Music

Upcoming Events

Event

Rising Stars of Opera
Jackson Hall, Mondavi Center

UC Davis Symphony Orchestra
Christian Baldini, music director and conductor

San Francisco Opera’s Adler Fellows
Mark Morash, director and pianist

Tickets are free, but limited to 4 per household.
Exact seat locations can be requested, but cannot be promised.

Please call the Mondavi Center ticket office at (530) 754-2787 to request tickets.

Robert & Margrit Mondavi Center for the Performing Arts, Davis, CA
Event

Readings from Clara and Robert Schumann’s Diary
Recital Hall, Ann E. Pitzer Center

Donna Apidone (classical host at Capital Public Radio) will read from the diaries exchanged between Robert and Clara Schumann.

Free, no tickets necessary

Ann E. Pitzer Center, Davis, CA
Event

Music of Clara and Robert Schumann
Recital Hall, Ann E. Pitzer Center

Clara Schumann: Allegro moderato from Piano Trio in G Minor, op. 17

Robert Schumann: Piano Quartet in E-Flat Major, op. 47
   Sarah Plum, violin
   Lynne Cassandra Richburg, viola
   Susan Lamb Cook, cello
   Gayle Blankenburg, piano

Free, no tickets necessary (a Shinkoskey Noon Concert)

Ann E. Pitzer Center, Davis, CA
Event

What’s Next?
Life After Graduation

Location: Art 125

Making the transition to life after college can be a time of uncertainty for many students. Whether you know here you are headed, or you are not sure of your next steps this workshop will provide tools for creating your future. You will learn about campus resources for career and grad school planning as well as developing professionalism and preparing for work life.

Event

Michael Seth Orland and Jacqueline Chew, piano
Recital Hall, Ann E. Pitzer Center

Olivier Messiaen: “Visions de l’Amen (1943)

The highly distinct piano parts of the Visions likely represent two personifications of Messiaen. After a warning, in the score, that the piece “was conceived and written for two pianos, demanding from these instruments their maximum force and diverse sonorities,” he distinguishes the first piano part as that containing “the rhythmic difficulties, the bunches of chords, everything concerned with velocity, charm, and quality of sound” and the second piano (composed with himself in mind) as entrusted with “the principal melody, the thematic elements, everything demanding emotion and power.” Their strongly characterized roles signify the reconciliation of the modernist intellectual—Yvonne Loriod [for whom the first piano part was written] was essentially the same age as Messiaen’s anti-Romantic students, and played brilliantly, but perhaps less fancifully than he—and the starry-eyed believer. Their layering at times suggests people from two different worlds who cooperate toward a shared aim.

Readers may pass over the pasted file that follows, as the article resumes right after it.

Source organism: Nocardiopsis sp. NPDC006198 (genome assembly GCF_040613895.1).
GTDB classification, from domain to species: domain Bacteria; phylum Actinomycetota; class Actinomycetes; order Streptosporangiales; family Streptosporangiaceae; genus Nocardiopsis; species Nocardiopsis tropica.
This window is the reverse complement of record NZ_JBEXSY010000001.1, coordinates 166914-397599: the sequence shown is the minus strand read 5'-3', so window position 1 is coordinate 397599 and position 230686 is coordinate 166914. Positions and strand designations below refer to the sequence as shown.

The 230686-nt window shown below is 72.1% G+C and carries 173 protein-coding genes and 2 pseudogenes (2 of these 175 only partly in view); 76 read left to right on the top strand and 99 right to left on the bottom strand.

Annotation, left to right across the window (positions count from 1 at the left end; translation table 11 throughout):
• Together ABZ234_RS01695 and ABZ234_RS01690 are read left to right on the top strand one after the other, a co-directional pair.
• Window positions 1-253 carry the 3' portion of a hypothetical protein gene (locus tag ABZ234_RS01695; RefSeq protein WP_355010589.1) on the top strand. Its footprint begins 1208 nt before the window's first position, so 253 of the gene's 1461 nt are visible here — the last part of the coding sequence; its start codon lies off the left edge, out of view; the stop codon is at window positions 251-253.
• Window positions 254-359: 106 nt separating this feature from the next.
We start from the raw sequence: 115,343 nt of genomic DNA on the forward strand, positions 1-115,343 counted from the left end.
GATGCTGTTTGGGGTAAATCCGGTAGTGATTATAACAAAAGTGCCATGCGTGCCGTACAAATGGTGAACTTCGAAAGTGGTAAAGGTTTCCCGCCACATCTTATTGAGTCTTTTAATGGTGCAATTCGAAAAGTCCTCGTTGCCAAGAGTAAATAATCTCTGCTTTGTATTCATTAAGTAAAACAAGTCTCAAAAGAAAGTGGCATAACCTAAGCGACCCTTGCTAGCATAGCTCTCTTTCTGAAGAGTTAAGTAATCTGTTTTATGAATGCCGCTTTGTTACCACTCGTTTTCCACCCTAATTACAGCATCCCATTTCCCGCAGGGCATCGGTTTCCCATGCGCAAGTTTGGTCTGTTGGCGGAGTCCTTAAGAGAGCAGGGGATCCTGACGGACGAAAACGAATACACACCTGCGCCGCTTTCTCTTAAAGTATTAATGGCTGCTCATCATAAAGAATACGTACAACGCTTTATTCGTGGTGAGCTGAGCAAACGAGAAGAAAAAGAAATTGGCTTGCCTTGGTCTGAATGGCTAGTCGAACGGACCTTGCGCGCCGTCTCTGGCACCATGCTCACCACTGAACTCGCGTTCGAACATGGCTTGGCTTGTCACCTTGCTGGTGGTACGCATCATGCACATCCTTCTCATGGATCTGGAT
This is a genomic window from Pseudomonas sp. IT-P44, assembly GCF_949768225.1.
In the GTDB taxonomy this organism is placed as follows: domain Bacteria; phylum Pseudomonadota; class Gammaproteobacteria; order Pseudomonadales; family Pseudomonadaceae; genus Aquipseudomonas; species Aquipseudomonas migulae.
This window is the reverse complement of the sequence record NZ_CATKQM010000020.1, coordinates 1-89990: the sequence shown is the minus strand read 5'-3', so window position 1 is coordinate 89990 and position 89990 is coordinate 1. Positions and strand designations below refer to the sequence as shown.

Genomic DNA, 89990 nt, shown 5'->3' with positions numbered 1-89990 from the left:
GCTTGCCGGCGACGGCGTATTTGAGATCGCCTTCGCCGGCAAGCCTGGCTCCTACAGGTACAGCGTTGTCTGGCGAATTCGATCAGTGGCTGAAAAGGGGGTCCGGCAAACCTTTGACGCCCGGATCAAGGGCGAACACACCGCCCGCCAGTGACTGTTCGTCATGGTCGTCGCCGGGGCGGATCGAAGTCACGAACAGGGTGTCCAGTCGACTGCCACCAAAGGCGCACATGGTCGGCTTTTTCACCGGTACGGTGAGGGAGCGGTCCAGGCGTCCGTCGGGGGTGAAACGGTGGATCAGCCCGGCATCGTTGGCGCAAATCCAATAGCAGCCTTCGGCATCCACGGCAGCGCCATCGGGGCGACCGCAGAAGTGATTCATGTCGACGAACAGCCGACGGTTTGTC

—Michael Seth Orland

Free, no tickets necessary (a Shinkoskey Noon Concert)

Ann E. Pitzer Center, Davis, CA
Event

“The Notion of Relativity and Interspace in Composition”
Room 266, Everson Hall

Onur Türkmen is a Turkish composer who is known for his innovative use of Turkish music instruments and makams. His recent works also focus on interconnections between poetry, drama and ritual in order to create spiritual transformative environments for performers and audiences. His pieces has been performed by many different ensembles at the Schleswig Holstein Festival, Maerz Musik Festival, ISCM, the German Historical Institute International Musicology Congress, MUSMA, Kreuztanbul, Istanbul Music Festival, the Mediterraneus Project, and for China-Turkey Communication Concerts, among others. He is currently working on two new pieces for Klangforum Wien/Hezarfen Ensemble collaboration and a song cycle for violinist/soprano Diamanda La Berge Dramm. 

Türkmen contributes to the European Research Center’s five-year project “Beyond East and West: Developing and Documenting and Evolving Transcultural Practice” with his compositions, lectures and articles. He is an assistant professor at Bilkent University’s Faculty of Music and Performing Arts in Ankara.

Free, a Valente Lecture

Everson Hall, Davis, CA
Event

Mozart’s Gran Partita
Recital Hall, Ann E. Pitzer Center

Free, No Tickets Necessary (a Shinkoskey Noon Concert)

Ann E. Pitzer Center, Davis, CA
Event

Music Sustainability: An Exploration of Challenges in Lombok, Indonesia
Room 266, Everson Hall

Valente Lecture by Professor David Harnish

When the issue of music sustainability arises – a notion within applied ethnomusicology that views music culture as an ecological system – concerns are that “traditional” musics in developing nations are endangered; that globalization has decreased local musical diversity; that local cultures are overwhelmed by hegemonic forces; and, that local musics then change, homogenize, or hybridize in the drive for modernization. Since the middle of the 20th century, developing nations have struggled to maintain traditional arts as global capitalism, often parallel with political pressures, opened new markets and goods and influences spread worldwide. The “traditional” arts then are sometimes no longer perceived to fit with the resulting more cosmopolitan population.

Everson Hall, Davis, CA

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